Over the last decade, Canada’s National Women’s Under-18 Team has become a
proving ground for future stars, giving young players a chance to acquire
international experience before skating onto the biggest stages in the
Poulin. Jenner. Spooner. Fortino. Names that have become synonymous with
women’s hockey in this country all wore the red and white of Team Canada
for the first time at the under-18 level.
But U18 experience is not a prerequisite to future success. Just ask Renata Fast.
The defenceman has taken a considerably shorter route to Olympic
centralization than some of her teammates; Fast did not play her first
international game until August 2014, after her sophomore season with
That’s not to say she wasn’t on the national radar. Fast earned an invite
to Canada’s National Women’s Under-22/Development Team summer selection
camp in 2012 and 2013, but failed to make the final cut.
Those experiences proved invaluable when the time came to take that final
“Those first two years I was learning a ton,” Fast says. “There was a lot
for me to learn, and just to be invited to those camps and be there with a
staff that had so much information; it was all about learning for me.”
And that ‘all about learning’ attitude carried over to her college career,
as well. When Fast enrolled at Clarkson in the fall of 2012 she joined the
Golden Knights alongside fellow freshmen Erin Ambrose and Shannon MacAulay,
who were fresh off helping Canada to a U18 world title the previous winter.
The roster included six other players – Erica Howe, Christine Lambert,
Carly Mercer, Shelby Nisbet, Jamie Lee Rattray and Jennifer Shields – who
had been part of the Team Canada program, giving Fast plenty of
opportunities to learn.
“I was surrounded by [players like] Jamie Lee Rattray and Erica Howe, so I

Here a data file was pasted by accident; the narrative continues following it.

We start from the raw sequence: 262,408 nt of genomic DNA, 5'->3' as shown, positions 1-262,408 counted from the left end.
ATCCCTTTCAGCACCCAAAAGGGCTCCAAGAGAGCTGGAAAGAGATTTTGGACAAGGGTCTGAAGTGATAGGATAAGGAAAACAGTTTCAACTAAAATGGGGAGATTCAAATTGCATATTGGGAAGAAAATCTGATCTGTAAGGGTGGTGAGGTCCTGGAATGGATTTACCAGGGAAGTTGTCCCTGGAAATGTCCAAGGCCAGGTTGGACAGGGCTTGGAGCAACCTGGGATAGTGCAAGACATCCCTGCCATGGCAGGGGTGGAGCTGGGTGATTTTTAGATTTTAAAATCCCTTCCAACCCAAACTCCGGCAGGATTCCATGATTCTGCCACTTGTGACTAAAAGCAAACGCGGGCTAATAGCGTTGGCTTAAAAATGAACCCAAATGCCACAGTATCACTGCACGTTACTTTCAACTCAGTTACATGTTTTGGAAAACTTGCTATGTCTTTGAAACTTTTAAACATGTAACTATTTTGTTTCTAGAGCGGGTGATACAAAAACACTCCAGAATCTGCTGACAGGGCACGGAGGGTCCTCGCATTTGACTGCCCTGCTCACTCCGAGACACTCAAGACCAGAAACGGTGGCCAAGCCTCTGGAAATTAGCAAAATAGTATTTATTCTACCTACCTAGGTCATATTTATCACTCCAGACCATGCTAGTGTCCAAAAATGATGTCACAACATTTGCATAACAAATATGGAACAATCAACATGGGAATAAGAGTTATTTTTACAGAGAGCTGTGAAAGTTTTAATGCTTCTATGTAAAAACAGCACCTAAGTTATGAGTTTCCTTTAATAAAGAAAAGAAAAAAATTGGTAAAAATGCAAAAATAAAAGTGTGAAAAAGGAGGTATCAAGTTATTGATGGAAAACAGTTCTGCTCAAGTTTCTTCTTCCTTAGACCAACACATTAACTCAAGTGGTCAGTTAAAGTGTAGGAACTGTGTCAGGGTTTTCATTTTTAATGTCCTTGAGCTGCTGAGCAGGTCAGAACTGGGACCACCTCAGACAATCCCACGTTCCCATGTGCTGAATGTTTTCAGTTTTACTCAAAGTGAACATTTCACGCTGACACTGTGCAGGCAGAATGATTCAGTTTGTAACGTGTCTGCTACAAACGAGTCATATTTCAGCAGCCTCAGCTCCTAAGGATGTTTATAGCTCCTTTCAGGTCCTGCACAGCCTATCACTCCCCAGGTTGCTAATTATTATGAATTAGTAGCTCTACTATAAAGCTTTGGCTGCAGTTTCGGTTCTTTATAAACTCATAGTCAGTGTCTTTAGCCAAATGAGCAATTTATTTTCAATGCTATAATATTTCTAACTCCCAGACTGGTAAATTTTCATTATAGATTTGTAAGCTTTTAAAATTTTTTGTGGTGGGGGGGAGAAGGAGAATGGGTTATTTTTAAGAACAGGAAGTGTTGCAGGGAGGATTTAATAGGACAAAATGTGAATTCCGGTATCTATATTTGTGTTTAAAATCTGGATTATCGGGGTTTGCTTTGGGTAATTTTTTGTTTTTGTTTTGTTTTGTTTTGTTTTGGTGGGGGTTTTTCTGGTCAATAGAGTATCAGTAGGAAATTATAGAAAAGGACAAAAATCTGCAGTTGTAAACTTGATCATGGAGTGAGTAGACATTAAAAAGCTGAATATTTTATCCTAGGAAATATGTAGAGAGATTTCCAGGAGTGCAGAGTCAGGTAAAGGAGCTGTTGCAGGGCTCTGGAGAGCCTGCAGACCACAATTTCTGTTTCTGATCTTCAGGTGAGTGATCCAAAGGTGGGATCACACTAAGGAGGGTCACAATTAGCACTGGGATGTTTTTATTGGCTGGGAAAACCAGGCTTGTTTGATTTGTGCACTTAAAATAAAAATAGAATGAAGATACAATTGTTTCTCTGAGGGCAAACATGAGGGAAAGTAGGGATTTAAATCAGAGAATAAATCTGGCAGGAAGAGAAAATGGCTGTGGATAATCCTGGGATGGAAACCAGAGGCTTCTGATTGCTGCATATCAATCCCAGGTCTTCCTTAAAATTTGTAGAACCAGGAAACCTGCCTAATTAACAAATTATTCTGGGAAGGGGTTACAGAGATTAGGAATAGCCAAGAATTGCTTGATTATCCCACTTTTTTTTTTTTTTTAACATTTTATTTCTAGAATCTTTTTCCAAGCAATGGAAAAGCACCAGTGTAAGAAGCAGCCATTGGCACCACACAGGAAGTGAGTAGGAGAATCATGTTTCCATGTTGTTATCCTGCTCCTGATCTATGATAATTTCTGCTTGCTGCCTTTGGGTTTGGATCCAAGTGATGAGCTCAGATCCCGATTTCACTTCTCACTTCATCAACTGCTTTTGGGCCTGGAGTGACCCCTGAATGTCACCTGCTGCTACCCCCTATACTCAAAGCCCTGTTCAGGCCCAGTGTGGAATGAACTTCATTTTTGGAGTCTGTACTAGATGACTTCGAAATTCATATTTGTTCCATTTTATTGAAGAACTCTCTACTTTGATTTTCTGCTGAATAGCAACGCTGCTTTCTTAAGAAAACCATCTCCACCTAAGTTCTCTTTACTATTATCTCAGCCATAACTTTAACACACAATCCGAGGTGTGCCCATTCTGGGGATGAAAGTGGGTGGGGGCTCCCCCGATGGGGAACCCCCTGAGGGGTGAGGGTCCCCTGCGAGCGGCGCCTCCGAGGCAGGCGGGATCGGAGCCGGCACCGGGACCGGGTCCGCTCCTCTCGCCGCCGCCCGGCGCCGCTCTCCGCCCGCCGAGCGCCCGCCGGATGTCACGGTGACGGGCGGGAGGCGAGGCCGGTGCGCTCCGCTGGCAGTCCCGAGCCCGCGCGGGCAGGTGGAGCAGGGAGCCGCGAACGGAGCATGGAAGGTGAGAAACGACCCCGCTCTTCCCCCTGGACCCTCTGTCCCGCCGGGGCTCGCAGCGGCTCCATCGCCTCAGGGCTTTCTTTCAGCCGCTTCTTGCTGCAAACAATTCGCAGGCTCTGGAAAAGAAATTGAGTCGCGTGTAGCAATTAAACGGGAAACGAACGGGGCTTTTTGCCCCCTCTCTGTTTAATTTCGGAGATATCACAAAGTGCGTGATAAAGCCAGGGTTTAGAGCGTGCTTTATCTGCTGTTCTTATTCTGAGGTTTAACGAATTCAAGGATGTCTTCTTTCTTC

learned so much from them,” she says. “Every day, watching them at
Clarkson, trying to emulate some of the things they do, some of their
habits, the details they focus on, helped me prepare myself for when I came
The 2013-14 season was the turning point for the Burlington, Ont., native,
who played a major role in helping Clarkson to its first NCAA national
championship before finally cracking the Team Canada roster that summer.
Since then, she has been making up for lost time.
Fast won gold with Canada’s National Women’s Development Team at the
Nations Cup in 2015 and appeared again at the tournament this year, after
suiting up twice for Canada’s National Women’s Team at the 4 Nations Cup,
in 2015 and 2016.
She made her first IIHF Women’s World Championship roster last spring,
putting her at 30 international games in three seasons with a gold medal
and four silver on her growing résumé.
Some might say Fast has been playing catch-up in her development. She just
doesn’t see it that way.
“I just realized that you can’t feel like you have to play catch-up; it’s
all about living in the moment and taking it day by day, and trying to
develop into that player,” she says. “Some players develop later in life
and some have that natural ability from a young age, so for me I never felt
like I needed to catch up, I was just connecting the puzzle pieces.”
With all she has accomplished in such a short time, it’s safe to say that
puzzle is nearing completion.
Living in Calgary and being on the ice every day with the best the country
has to offer has provided Fast with a handful of ‘oh wow’ moments so far,
but one of the first came early on in centralization.
With the under-18 and development athletes in the Stampede City for
selection camps in early August, it gave her an opportunity to look and
realize how far she has come in a short amount of time.
“The second year I was invited to camp was the year the group for the 2014
Olympics was gathering, and I remember watching them when I was at that
selection camp, and I was amazed by them,” Fast says. “To be here this year
and watching that group … it was kind of hard to believe that four years
ago I was them.”